By EVA CASALJAY
October 18, 2019
The Department of Health (DoH) has warned the public that electronic cigarettes (e-cigarettes), commonly known as “vapes,” and heated tobacco products pose the same threats as traditional cigarettes.
Citing the recent epidemic on vaping-related illnesses in the United States, which led to 26 deaths, Health Secretary Francisco Duque 3rd on Thursday said e-cigarettes were not alternatives for smokers wishing to quit.
“Electronic cigarettes and heated tobacco products are sold in the market as alternatives for smokers trying to wean themselves off tobacco. Some studies claim that they contain fewer toxic chemicals and are less harmful alternatives to cigarettes. We do not support their claim of reduced harm. These products endanger the health of both users and non-users, and are clearly not meant for children,” Duque stated.
The World Health Organization has introduced the International Classification of Diseases (ICD) 10 code U07.0, an international tool for classifying and monitoring diseases.
With ICD 10 code U07.0, health facilities are required to immediately report and use proper codes for acutely ill patients who have used e-cigarettes in the last 90 days, with no other plausible causes for illness. The data gathered will be used by the Health department as guidance for policy making.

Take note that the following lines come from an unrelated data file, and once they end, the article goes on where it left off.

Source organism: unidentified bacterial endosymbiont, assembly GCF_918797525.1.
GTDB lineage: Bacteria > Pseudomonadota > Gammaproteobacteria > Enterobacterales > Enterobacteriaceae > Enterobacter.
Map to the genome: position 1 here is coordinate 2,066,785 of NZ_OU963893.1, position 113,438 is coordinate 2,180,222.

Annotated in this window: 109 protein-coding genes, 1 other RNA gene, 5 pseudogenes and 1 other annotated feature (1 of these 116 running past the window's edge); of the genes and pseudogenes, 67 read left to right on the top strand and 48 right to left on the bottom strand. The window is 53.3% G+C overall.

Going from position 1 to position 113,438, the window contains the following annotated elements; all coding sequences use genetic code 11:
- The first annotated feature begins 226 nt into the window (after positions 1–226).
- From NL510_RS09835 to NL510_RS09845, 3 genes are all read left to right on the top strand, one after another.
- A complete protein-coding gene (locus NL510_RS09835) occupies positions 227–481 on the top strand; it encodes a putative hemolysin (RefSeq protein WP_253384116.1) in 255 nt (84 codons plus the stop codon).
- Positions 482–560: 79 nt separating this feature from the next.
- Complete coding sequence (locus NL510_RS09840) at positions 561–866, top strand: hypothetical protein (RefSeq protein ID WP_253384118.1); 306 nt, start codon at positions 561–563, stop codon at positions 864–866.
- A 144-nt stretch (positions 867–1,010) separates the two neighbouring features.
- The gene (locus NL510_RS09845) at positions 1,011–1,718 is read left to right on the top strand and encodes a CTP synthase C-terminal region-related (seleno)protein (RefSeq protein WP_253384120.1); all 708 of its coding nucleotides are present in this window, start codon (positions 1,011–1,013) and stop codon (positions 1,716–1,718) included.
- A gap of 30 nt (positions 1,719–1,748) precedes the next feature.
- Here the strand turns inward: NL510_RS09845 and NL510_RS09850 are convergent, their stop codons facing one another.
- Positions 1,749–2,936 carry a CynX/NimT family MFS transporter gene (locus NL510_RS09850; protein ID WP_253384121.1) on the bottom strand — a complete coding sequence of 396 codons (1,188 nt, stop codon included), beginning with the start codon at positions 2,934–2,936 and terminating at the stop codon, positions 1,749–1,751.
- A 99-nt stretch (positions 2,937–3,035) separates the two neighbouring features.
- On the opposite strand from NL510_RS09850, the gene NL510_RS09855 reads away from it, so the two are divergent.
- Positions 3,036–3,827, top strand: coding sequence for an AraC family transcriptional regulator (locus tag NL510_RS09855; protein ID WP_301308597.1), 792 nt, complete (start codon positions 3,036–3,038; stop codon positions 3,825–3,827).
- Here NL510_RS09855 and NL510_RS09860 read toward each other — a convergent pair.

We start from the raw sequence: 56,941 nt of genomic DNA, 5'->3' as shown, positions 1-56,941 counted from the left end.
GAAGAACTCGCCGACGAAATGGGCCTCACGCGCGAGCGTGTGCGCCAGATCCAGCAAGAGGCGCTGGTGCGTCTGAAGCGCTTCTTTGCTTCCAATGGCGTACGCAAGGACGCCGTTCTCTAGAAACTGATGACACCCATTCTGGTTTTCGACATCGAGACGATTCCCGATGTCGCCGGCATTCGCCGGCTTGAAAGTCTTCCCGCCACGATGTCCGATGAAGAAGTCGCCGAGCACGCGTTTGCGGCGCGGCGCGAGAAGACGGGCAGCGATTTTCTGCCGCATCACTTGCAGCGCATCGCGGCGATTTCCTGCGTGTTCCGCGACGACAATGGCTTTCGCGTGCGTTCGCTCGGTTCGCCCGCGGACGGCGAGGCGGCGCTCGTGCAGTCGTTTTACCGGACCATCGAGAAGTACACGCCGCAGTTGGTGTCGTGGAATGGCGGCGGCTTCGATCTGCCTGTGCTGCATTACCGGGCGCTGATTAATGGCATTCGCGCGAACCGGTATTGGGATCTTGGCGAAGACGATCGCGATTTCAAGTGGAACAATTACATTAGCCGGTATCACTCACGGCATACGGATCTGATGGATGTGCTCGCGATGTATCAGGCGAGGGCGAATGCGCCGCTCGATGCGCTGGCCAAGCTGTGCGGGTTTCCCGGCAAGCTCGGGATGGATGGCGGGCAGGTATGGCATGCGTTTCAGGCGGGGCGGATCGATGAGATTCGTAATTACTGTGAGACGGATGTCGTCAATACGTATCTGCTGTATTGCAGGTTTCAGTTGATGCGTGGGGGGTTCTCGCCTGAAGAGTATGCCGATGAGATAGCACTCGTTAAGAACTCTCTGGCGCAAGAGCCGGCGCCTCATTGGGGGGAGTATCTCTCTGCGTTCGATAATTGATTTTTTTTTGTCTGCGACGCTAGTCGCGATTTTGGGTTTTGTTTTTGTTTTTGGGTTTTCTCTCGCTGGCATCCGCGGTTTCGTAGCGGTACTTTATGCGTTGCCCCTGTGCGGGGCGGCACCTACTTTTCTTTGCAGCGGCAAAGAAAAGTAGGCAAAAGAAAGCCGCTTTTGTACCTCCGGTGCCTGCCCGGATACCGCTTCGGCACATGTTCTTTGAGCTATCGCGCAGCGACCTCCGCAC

“All health and allied health professionals are urged to be vigilant in identifying risks during routine clinic evaluations by taking the history of tobacco use and use of e-cigarettes or vapes in all patients. DoH also calls on the medical community, parents and teachers to help address the widespread use of electronic cigarettes, particularly among the youth and young adults,” Duque said.
Rizalina Gonzales, council chairman of the Philippine Pediatric Society, cited The Global Youth Tobacco Survey of 2015, saying, “42 percent of youth know e-cigarettes and 11.2 percent have tried using it.”
But she noted the number could have risen because of the popularity of the products.
Susan Pineda Mercado, special assistant to the president on Global Health Initiatives, called on the public to be part of a global movement to keep children away from smoking and protect the health of young people.
She said attacks from companies producing e-cigarettes and heated tobacco products were leading to weak regulation.
The DoH said two cases had been filed against the agency and the Food and Drug Administration for being “out of bounds” in regulating nicotine products.
It added that registration for distribution, manufacture and selling of these products were on hold because of the cases.
“This is a temporary setback, but it doesn’t stop us from spreading the facts surrounding the use of such a harmful product. We are the protector of public health and it is our view that we cannot let this go on and on… This is our bounded duty,” Duque said.
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